That’s something that will stay with me. In truth I must admit that I have been letting fear prevent me from writing that book I have been wanting to write since I was a young woman. The day after Alice Walker spoke, I began writing. Thank you, Ms. Walker!
I was also struck by her anti-war writings and activism. “I have been anti-war my entire life. I think that war is stupid. How do we expect to ever have peace by making war? This is why our president is such a huge disappointment. You have a grandmother teaching her grandchildren to pick okra, and they all were killed by a drone. War not only kills our enemies, it also kills our mother earth and all its creatures. Part of why we have war is because we have greed. Someone has something and we want it for ourself. I grew up really poor. I don’t need a lot of stuff. We need to think about this greed in ourselves.” She then shared a new poem called “Why Peace is a Always Good Idea.”
Finally, I was struck by what she said about becoming our true selves, and especially what she said about “sin:” “Don’t waste one moment trying to be something you are not. Find out what is good about the place where you are. I found somewhere in my research that sin is inherent in our being, so as we become our true selves, as we grow, we sin. This is not a negative. It is a positive. For me to be, I have to sin. Sin is part of being. It helps us to learn. She then shared one of her most recent poems: “Hope to Sin Only in the service of Waking Up:”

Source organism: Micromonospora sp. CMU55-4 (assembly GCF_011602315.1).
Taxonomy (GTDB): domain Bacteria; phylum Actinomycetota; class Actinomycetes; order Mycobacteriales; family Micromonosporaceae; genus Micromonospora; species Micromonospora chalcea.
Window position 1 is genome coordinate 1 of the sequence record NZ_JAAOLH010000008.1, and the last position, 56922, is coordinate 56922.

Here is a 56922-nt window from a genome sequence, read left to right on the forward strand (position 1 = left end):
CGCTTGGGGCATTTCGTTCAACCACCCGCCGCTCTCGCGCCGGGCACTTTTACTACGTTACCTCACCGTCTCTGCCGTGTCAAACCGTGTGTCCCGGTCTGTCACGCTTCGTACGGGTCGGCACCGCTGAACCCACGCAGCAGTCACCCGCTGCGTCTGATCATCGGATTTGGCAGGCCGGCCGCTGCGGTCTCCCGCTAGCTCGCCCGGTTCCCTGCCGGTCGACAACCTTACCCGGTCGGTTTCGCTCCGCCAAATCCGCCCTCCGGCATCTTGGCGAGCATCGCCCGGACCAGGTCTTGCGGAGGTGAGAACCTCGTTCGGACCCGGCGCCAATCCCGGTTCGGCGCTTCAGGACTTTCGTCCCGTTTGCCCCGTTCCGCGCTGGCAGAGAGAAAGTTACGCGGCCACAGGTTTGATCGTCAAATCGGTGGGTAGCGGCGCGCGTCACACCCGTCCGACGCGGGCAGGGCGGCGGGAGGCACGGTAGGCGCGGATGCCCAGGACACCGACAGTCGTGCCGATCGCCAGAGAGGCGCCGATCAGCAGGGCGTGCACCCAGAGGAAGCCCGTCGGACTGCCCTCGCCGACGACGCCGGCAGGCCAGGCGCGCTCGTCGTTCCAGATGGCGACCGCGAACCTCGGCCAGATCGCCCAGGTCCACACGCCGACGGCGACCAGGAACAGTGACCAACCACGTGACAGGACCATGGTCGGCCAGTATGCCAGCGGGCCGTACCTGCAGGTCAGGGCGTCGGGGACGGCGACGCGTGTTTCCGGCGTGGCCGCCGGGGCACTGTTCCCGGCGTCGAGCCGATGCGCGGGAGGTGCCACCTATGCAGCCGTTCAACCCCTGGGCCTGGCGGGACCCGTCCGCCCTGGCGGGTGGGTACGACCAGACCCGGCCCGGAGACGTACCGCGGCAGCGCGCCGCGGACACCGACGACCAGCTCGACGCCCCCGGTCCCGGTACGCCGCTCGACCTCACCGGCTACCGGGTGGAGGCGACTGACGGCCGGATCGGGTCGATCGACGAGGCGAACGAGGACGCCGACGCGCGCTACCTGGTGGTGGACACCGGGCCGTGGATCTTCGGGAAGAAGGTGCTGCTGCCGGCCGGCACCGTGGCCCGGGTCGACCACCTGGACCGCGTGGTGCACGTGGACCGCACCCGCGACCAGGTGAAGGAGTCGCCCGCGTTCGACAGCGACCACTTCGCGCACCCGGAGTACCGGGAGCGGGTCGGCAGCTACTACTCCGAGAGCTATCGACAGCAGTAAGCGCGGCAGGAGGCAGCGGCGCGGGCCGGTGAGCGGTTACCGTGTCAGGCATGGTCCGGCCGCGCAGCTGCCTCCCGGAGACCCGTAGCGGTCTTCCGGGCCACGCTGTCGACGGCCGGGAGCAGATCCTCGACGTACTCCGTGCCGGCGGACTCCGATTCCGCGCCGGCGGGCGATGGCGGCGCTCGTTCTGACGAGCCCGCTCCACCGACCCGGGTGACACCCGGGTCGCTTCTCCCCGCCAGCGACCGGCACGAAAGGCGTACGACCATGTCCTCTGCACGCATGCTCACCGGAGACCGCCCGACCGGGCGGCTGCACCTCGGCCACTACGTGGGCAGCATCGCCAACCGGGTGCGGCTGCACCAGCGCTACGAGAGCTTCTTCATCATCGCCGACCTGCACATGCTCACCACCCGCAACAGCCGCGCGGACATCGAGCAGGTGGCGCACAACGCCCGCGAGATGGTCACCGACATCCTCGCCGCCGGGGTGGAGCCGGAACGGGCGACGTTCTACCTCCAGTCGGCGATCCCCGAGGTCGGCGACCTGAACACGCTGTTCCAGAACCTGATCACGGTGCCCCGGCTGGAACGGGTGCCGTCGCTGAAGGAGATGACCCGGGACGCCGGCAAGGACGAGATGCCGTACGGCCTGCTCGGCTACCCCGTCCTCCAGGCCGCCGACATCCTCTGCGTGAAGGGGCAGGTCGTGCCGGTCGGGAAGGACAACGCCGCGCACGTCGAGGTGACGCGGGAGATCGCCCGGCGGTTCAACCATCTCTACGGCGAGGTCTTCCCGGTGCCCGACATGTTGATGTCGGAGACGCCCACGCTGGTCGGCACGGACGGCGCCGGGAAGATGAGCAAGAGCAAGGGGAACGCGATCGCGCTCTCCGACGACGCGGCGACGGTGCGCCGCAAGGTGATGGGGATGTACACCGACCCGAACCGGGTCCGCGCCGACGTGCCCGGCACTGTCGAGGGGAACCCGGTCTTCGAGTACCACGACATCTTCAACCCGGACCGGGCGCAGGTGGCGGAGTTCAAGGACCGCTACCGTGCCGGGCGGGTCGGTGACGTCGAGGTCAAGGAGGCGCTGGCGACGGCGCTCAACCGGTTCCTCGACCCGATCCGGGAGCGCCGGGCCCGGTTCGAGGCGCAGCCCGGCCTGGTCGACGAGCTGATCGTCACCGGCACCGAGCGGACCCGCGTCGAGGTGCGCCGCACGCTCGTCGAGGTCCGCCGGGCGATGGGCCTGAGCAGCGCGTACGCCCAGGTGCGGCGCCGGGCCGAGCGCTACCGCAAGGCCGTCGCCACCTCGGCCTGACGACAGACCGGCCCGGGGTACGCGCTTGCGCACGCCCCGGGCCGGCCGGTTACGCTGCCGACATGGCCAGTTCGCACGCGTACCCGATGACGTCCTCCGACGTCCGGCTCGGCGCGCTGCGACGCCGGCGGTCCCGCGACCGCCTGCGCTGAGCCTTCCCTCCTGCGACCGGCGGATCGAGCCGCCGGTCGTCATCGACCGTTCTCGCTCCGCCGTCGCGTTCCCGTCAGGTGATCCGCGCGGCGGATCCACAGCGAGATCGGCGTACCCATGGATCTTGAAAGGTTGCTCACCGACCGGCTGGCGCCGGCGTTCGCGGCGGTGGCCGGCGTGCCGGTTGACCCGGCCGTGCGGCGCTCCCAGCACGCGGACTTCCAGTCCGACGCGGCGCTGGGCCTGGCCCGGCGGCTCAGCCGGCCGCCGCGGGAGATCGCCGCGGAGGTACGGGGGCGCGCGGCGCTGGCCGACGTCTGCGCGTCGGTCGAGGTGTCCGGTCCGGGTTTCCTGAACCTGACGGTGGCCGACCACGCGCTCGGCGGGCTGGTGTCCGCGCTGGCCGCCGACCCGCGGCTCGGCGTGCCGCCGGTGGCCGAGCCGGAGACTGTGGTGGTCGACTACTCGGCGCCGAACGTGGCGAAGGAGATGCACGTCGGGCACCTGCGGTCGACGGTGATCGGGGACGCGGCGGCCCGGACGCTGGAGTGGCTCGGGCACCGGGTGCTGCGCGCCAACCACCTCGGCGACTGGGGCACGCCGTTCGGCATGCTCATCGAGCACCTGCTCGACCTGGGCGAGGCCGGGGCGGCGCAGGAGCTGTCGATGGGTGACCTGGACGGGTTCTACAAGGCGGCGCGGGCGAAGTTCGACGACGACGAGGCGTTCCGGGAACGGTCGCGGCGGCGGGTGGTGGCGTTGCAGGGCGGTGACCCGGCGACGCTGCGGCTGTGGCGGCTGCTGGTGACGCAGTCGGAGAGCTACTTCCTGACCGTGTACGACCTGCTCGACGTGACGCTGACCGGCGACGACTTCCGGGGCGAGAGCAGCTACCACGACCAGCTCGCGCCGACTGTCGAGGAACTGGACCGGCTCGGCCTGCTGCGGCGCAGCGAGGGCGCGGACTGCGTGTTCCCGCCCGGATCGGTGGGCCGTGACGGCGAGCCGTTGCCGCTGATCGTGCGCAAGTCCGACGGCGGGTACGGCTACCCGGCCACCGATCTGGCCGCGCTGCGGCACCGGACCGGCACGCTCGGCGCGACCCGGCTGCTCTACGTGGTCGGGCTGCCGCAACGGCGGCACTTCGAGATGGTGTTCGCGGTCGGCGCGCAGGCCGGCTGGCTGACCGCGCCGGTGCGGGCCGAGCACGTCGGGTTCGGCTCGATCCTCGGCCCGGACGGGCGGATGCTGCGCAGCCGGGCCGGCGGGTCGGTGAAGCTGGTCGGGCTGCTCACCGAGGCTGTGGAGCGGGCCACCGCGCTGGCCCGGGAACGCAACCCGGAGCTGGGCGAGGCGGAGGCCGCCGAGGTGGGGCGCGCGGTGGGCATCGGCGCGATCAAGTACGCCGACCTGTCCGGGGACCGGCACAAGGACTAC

Hope never to believe it is your duty or right to harm another simply because you mistakenly believe they are not you. Hope to understand suffering as the hard assignment even in school you wished to avoid. But could not. Hope to be imperfect in all the ways that keep you growing. Hope never to see another not even a blade of grass that is beyond your joy. Hope not to be a snob the very day Love shows up in love’s work clothes. Hope to see your own skin in the wood grains of your house. Hope to talk to trees & at last tell them everything you’ve always thought. Hope at the end to enter the Unknown knowing yourself. Forgetting yourself also. Hope to be consumed to disappear into your own Love. Hope to know where you are –Paradise–if nobody else does. Hope that every failure is an arrow pointing toward enlightenment. Hope to sin only in the service of waking up.